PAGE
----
I’ll just come right off the bat and say this book is NOT a reverse harem story, so if that’s what you pick it up for based on the synopsis, you will be disappointed. The first book in the “Ruined Hearts” series is all about the set up. It’s about introducing the reader to Eona, who can manipulate time. It’s about her adopted family and how she is kidnapped and taken to a place where magic is both feared and coveted. It’s about how she learns to use her abilities and about her abusive past that lead her to first discovering what she could do. It’s about her learning who she can trust and what true evil looks like while she is kept in the king’s court and trained by one of his top advisors. That’s what it’s about. The romance bit? We aren’t even teased to it until about 75% into the book.
I don’t typically read horror novels. Not because I scare easily, the opposite actually. I never get as creeped out reading as I would watching something, so I’m probably the worst person to judge if a book is actually scary. “Demon’s Prize” is meant to be scary at times, and there definitely is some creepy imagery, but since I’m not sure what most people find terrifying when I have a hard time defining that for myself, I’m not going to spend much time talking about the scare factor. Needless to say, The Alpha Wolf series is a paranormal, urban fantasy that fits nicely for New Adult readers. The book follows four friends—who are werewolves—as they embark on trying to make their dreams come true with their band. Along the way, they meet Brent, an alpha werewolf with secrets of his own that the young pack desperately tries to unravel no matter how much Brent pushes them away. The story follows the four werewolves and Angela—a werewolf hybrid—as Brent intervenes when Angela is nearly taken by a demon. Following that incident, the young werewolves are determined to save Brent at all costs, even though one of their pack really doesn’t want to. So, yeah, you can see exactly why some people may find this creepy or scary, so consider yourself warned.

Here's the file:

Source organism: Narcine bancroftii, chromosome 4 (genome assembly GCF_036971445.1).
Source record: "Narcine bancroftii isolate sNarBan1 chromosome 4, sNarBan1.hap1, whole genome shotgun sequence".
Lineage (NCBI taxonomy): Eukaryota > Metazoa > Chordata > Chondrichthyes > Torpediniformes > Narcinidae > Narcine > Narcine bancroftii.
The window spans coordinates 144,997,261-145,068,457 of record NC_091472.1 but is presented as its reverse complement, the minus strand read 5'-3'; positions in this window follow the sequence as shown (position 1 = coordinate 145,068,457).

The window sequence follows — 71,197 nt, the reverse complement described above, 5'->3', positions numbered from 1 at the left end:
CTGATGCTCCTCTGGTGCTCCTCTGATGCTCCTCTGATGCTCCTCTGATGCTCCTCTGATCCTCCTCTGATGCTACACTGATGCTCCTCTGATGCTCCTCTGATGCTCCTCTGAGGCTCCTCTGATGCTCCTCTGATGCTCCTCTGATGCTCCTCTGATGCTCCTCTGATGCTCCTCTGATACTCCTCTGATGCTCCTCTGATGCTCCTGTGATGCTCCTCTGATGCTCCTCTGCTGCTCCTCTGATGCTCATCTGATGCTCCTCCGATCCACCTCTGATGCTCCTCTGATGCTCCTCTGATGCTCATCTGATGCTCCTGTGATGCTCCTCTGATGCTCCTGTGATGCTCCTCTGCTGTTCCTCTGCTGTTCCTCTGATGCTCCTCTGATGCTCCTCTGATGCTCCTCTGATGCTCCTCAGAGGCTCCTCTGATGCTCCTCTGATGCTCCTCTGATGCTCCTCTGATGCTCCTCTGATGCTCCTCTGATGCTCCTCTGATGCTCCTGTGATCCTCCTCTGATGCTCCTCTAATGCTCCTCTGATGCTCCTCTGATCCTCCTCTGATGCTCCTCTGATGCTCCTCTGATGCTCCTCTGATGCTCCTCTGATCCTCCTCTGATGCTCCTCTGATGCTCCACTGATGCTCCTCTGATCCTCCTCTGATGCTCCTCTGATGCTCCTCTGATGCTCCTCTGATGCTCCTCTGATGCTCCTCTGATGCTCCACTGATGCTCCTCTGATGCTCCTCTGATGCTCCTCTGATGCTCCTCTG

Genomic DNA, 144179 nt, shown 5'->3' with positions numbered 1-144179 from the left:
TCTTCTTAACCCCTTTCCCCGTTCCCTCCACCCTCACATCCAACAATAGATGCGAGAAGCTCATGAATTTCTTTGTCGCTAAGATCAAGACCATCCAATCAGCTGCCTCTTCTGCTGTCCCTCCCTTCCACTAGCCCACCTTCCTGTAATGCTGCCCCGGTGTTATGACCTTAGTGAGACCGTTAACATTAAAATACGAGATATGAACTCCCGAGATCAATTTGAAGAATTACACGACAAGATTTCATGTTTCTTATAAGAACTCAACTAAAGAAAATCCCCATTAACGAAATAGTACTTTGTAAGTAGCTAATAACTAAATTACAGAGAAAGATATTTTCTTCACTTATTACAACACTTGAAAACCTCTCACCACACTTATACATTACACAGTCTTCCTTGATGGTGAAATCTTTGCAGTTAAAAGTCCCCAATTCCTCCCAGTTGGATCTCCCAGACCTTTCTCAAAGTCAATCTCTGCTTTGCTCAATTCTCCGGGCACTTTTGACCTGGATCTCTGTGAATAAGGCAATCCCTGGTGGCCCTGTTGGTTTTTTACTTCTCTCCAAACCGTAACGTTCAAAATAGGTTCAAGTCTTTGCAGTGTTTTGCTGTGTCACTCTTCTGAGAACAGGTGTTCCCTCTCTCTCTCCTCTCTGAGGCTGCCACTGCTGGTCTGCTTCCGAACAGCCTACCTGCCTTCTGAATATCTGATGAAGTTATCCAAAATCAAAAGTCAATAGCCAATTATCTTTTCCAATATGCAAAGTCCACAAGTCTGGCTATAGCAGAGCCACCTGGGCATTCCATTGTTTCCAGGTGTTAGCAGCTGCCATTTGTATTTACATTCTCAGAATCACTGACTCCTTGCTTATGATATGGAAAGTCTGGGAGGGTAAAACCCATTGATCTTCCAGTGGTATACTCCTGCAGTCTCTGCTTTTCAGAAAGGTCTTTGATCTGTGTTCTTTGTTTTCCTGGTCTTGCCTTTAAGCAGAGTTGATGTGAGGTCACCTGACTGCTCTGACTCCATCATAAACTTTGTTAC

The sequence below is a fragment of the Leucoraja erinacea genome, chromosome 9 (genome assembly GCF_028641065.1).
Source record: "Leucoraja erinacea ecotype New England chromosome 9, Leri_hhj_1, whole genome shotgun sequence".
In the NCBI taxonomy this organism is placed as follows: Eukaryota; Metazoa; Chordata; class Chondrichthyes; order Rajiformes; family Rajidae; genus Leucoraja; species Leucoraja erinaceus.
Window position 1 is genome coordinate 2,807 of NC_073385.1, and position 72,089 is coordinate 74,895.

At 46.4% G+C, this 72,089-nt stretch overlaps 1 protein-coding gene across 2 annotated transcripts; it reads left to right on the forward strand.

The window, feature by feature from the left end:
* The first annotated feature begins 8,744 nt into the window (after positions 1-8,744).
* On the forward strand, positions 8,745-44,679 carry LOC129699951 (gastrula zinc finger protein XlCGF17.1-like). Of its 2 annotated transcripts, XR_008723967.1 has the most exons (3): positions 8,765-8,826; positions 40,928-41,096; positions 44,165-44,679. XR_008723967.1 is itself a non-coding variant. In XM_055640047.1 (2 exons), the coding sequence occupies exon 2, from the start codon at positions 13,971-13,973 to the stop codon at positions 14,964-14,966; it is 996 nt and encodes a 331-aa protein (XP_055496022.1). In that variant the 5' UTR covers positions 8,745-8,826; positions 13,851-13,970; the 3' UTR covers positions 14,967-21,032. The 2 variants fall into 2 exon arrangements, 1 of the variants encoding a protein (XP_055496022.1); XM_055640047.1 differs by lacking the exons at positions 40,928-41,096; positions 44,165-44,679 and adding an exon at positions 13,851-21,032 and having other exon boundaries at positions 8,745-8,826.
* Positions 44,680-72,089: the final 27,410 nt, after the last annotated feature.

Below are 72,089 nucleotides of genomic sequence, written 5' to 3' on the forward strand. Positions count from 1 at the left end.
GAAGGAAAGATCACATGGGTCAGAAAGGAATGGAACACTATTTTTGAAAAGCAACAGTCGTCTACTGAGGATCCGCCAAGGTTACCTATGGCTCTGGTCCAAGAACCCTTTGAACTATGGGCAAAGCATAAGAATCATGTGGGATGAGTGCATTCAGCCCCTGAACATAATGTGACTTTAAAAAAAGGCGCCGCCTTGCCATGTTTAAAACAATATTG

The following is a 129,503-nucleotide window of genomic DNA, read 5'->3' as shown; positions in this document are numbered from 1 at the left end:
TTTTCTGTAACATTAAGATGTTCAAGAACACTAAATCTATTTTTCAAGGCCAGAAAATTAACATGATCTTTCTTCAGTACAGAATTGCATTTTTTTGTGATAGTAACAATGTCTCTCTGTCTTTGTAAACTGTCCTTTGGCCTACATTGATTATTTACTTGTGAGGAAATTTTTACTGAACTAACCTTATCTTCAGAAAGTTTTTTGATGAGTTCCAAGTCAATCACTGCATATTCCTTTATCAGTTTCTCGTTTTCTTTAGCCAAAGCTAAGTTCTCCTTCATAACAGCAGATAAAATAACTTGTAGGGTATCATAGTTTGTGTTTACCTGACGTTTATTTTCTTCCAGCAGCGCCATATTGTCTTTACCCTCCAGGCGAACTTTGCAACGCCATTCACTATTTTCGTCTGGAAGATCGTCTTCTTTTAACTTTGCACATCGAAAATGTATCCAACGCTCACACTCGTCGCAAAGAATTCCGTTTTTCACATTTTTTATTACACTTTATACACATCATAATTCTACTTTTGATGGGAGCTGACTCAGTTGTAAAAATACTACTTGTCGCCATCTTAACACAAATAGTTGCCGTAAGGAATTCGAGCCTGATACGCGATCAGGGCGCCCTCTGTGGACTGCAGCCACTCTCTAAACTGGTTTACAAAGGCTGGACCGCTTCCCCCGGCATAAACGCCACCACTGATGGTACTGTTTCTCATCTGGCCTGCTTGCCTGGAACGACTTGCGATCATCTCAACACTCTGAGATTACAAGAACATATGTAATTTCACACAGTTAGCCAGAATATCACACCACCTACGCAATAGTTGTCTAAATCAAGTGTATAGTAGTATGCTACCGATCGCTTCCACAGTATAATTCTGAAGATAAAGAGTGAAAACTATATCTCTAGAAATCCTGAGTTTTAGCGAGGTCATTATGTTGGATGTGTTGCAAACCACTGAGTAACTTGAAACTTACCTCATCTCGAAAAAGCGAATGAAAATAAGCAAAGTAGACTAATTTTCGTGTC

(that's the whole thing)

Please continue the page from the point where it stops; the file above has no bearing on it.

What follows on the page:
Anyone who is a fan of text based role play video games will geek out over “Lycopolis”. The story is about seven people who all play together in an online world created by a young man with a sinister ulterior motive. But when the demon they summon in game doesn’t stay there, the characters begin to adopt their online personas in the real world in order to fight a force they have difficulty believing in. The paranormal aspect of the story is fun and unique in and of itself, as the book switches a bit between what’s happening in the online realm and the real world, but I enjoyed the flawed characters, and the greyness around Seth, and Edwin most. I love sympathetic villains! I love heroes with dark pasts! Basically, I like characters who you can identify with, so no matter if they are doing good or bad things, you get where they are coming from and ache alongside them.
Confession time: I wasn’t expecting to enjoy this book as much as I did. A period piece novel set just after the Great War with some Downton Abbey society vibes, a murder mystery, oh and magic. Yes! Magic! “Magic Most Deadly” follows Maia and Lennox as they bump into each other at a roaring house party, only to stumble across a murder, a plot to bring Britain to its knees once more, and that not only is magic real, but it’s been working in the shadows to keep society from going off the rails for decades, if not more. Now Lennox, who was undercover to try and discover the plot Maia witnessed, finds himself partnered with the fledgling magician—who is also a fiercely independent woman who constantly keeps Lennox on his toes. The tone of the characters fits so flawlessly with the time period and setting that I was immediately swept away and ended up adoring these characters and the rather cozy mystery they embarked on, while also trying to teach Maia about magic—oh, and keep it a secret from everyone else, naturally.
I’m not sure how to write this review mainly because I wasn’t expecting to be this conflicted about so many things. “Shadow and Bone” is an engaging read, so let me throw that out there first, how about that? We follow Alina, the painfully stereotypical rags-to-riches redemption story of a girl everyone overlooks, who is unimportant and unremarkable and ugly, until she suddenly becomes one of the most powerful and important people in her war torn country. In a land with serious Russian vibes, and a well-defined magic system for everyone but Alina and the Darkling, Alina holds the key for bringing her country out of the dark (ha) and into the light (ha). Those aren’t exactly metaphors, either. So, yeah, I really liked the book, but you can kind of see where I’m going with my qualms, right?
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